Anxious transpersonal attachment styles often result from spiritual or religious abuse. Individuals were taught to outsource their power to God, church, or guru, or sold unscientific lies. They were taught to not to trust their own spiritual connection, or that they would be punished and abandoned by spirituality if they failed to conform. These people were trained to be submissive and childishly reliant, never achieving psychospiritual maturity. Moreover, the spiritual caregiver was abusive and capricious. You could never know whether you were going to get the god of love or the god of wrath. Abused adherents were taught to merge with and depend on the transpersonal self (God, higher power), but also to fear it, avoiding and rejecting any intimate mystical experience of the divine that was unsanctioned by the religious authority–even as they craved this connection. Once they leave the abusive spiritual relationship, these people often respond with avoidance or overreliance. They may take the path of materialistic atheism, deciding it is safer to avoid spirituality altogether than risk getting burned again. Alternatively, they may tend towards overreliance, losing their identity once again in another system of spiritual manipulation and anti-intellectualism (=authoritarian submission).
Unresolved transpersonal attachment styles may result from severe life traumas. The traumatized individual becomes paranoid, sadistic, or nihilistic, paranoidly viewing the universe as a hostile place. Spirituality may exist for this person, but it is a hostile, not benevolent force. Dark spiritual powers (or unseen political conspiratorial powers) lurk behind the scenes, threatening the unprotected self. Love is not fundamental; destruction is always close at hand, people will take advantage of you, death has the final word. Hatred and narcissistic self-preservation are the best strategies in such a world. Spirituality and relationships are used manipulatively, perhaps through black magic or psychological control. The spiritual mother is seen as perpetrator and the self as victim. Rebellion through rageful rejection of reality (“fuck the world!”), nihilism, dissociation from life, or even psychosis may result.
There are many potential combinations of the above spiritual attachment styles, and probably an infinite number of causes. This is an area that has not yet been researched to any significant extent. But it has grand implications for how we view ourselves and the world. If spirituality is bad or unreliable, then I cannot connect with or trust myself, for I am a spiritual being. I cannot develop faith (trust in wholeness), which will hamper my hope and ability to make changes in my own life and for the betterment of the world. I cannot trust in love, because love is an artificial construct instead of a higher inherent element of realities beyond the human mind. And if I am incapable of mystical connection to others and nature, I will not value their wellbeing.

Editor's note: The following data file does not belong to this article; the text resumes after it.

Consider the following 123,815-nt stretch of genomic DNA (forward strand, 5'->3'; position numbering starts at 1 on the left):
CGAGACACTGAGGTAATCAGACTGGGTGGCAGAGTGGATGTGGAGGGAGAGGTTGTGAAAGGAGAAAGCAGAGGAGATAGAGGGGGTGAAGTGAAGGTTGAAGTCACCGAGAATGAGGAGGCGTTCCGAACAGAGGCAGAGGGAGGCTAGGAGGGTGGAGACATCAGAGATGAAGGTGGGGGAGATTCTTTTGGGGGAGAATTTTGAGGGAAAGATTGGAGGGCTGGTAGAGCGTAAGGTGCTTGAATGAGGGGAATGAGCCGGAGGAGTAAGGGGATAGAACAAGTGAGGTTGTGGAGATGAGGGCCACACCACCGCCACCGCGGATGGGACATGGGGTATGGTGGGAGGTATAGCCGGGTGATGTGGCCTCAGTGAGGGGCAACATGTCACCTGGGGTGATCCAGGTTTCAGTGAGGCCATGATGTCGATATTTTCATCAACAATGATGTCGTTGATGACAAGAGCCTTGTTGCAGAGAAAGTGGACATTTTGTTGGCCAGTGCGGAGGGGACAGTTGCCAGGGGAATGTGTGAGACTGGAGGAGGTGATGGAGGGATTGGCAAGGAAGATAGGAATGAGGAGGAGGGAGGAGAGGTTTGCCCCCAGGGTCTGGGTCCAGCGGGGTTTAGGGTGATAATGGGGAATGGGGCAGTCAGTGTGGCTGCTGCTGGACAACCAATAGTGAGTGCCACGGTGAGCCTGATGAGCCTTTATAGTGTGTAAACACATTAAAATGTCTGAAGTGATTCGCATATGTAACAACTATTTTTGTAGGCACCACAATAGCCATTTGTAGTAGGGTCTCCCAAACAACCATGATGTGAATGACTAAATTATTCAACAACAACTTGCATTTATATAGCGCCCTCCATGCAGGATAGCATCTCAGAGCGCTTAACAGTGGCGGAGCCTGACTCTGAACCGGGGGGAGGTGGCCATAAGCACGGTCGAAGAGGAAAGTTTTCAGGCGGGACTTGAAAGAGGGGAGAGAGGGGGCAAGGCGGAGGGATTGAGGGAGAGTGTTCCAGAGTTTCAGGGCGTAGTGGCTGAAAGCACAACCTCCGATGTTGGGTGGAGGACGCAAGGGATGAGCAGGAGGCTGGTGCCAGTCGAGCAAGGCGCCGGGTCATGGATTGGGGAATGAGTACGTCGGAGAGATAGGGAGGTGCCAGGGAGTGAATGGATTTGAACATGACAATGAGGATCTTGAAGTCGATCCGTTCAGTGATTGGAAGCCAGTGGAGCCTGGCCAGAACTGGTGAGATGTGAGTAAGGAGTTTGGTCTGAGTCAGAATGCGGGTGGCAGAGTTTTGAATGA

Most people suffer from some degree of spiritual insecurity, particularly in a philosophically materialist society that discourages and shames spirituality. Moreover, we all experience disillusionment, misplaced faith, and spiritual traumas. Continual spiritual healing and growth are essential. Yet secure spiritual attachment is attainable. The securely attached are realistically optimistic, trusting in both themselves and a form of higher purpose or guidance–whether this is humanity, God, the universe, etc. They know how to connect with spirit through their chosen practice(s). When they experience ruptures or troubles, they tune into their connection for higher wisdom and reassurance. Such people are marked by overall emotional states of equanimity, joy, aliveness, and a felt trust that all is well even in the midst of chaos. They are devoted to loving service, knowing we are all connected. They operate from wholeness, understanding that present experiences of fragmentation and immaturity do not define their true identity. They cultivate gratitude instead of rejecting their painful experiences and regressing into bitterness, despair, or pessimism. They live in flow (grace), setting intentions through intuition and heartfelt desire, and achieving goals by combining effort with inspiration. They are humble and reflective, working to integrate all parts of themselves, especially the disavowed shadow aspects. These and many other characteristics flow from secure spiritual attachment.
It is incumbent on each of us to take inventory of our present condition and do whatever it takes to move foreword. Negative views of the universe that result from unhealthy spiritual attachments are self-fulfilling prophesies: we enact the worldviews we operate on. I do believe that different religious and spiritual perspectives, including atheistic humanism, may facilitate spiritual connection (to varying degrees). While ideologies do matter, what matters more is the openness we have to connection, new experiences, learning, and healing. The time has come to heal our spiritual wounds as individuals and as a collective. In this age, we have achieved a level of autonomy unprecedented in history from the religious and ideological control that once incapacitated spiritual freedom. Many healing spiritual practices and communal and intellectual safeguards exist to guide us in forming new, healthy attachments to the divine. Let us eat the fruit of the living tree of mystical connection that we may enjoy the eternal life that is our evolutionary connection to all existence and the love that inspired it. Our survival and flourishing depend on it.
Bowlby, J. (1969). Attachment. Attachment and loss: Vol. 1. Loss. New York: Basic Books.
Andrew Jasko, Master of Divinity (M.Div.), M.A. Counseling Psychology in progress, offers:
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Bio: Andrew is a former Christian minister turned nondual theologian and religious trauma healer who teaches about the integration of psychology, spirituality, and sacred and secular traditions. He was born the son of a minister and became a preacher and missionary to India, after studying theology at Wheaton College and Princeton Seminary. As a Christian, Andrew’s relationship with God was his passion, but unhealthy religious teachings caused him an anxiety disorder, sexual repression, and spiritual disillusionment. After an agonizing crisis of faith, Andrew rejected religion and spirituality. Then, he had an unexpected spiritual awakening through psychedelics and mystical practices. Andrew writes about these topics and re-interpreting Scriptures through a mystical, nondual lens.